(b) . . . For each charge and specification, a military judge must determine whether there is probable cause to believe that the offense has been committed and that the subject of the investigation has committed the offense.
If probable cause exists as to any specification, the military judge must inform the convening authority and the accused. The military judge must also make a recommendation to the convening authority as to how to dispose of the case.
The military judge must dismiss any charge or specification that is not supported by probable cause.
Following a dismissal of a charge or specification under this Article, the convening authority may again refer the charge if there is reason to believe that there is additional evidence to justify doing so. The convening authority must then order a new investigation under this Article.
While the military justice system is likely no worse than its civilian counterparts at protecting the accused from unwarranted prosecution, "no worse" is not good enough. By amending Article 32, Congress can grant unsurpassed pretrial protection to the military defendant, and allow the military justice system to once again set the standard for justice and fairness. Such an improvement to the system will inspire the respect and confidence of those in and out of uniform. Americans -- civilian and military -- deserve no less.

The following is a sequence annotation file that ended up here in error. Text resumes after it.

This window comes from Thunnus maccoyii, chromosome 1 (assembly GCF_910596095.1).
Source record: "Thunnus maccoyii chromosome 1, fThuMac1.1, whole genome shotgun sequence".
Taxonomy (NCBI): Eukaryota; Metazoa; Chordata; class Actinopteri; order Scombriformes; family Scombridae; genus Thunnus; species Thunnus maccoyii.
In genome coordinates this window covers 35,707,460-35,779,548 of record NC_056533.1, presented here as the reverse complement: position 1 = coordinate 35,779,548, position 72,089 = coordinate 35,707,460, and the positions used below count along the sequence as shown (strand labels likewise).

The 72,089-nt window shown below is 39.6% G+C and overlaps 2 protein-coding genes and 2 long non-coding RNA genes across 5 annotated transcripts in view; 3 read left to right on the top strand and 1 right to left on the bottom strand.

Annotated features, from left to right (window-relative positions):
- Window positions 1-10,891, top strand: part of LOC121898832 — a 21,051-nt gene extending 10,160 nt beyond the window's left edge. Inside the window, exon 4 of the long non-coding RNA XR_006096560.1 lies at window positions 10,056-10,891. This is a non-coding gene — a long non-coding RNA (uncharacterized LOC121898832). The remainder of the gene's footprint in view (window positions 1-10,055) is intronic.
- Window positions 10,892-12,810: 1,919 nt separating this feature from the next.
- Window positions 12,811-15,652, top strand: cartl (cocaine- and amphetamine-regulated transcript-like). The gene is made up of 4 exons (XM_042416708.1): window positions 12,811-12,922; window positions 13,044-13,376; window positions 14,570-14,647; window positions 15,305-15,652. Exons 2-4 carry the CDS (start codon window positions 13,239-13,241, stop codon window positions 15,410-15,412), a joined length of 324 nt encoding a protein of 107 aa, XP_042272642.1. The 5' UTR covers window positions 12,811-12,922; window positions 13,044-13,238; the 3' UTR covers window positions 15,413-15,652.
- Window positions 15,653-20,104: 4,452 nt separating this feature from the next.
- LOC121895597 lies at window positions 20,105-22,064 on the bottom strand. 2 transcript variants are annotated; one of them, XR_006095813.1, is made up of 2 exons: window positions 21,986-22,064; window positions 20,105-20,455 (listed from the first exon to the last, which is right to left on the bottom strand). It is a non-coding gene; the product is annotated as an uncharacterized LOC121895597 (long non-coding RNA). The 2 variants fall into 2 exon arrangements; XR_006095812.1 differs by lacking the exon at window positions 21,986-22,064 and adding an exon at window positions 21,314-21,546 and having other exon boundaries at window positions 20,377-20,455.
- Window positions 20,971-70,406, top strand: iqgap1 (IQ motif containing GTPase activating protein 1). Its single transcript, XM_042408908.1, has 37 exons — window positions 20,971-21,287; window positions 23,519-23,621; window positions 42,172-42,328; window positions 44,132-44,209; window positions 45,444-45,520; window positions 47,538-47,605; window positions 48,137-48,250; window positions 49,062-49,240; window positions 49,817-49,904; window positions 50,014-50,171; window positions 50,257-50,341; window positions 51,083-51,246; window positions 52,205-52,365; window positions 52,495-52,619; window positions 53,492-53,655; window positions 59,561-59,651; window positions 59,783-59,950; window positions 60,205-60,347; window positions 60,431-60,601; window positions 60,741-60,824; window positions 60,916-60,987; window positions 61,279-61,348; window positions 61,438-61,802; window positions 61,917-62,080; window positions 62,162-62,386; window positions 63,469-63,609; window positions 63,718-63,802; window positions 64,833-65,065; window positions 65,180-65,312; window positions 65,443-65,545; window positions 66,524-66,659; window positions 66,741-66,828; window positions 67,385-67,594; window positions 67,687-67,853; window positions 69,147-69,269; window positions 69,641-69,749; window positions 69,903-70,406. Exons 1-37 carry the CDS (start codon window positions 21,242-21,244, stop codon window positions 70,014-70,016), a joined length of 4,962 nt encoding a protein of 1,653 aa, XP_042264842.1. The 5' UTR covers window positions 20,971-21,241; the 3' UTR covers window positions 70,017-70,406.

In the February 2007 issue of the Minnesota Law Review, Professor D. H. Kaye -- one of the great experts on use of science in the law -- has an exceedingly brief but interesting essay about the abuse of probability theory in the famous French court-martial of Captain Alfred Dreyfus. Revisiting Dreyfus: A More Complete Account of a Trial by Mathematics, 91 Minn. L. Rev. 825 (2007). Those interested in the history of the military justice system, the writings of Emile Zola, or the development of handwriting analysis (which collectively surely describes the entire CAAFlog readership) will enjoy the article.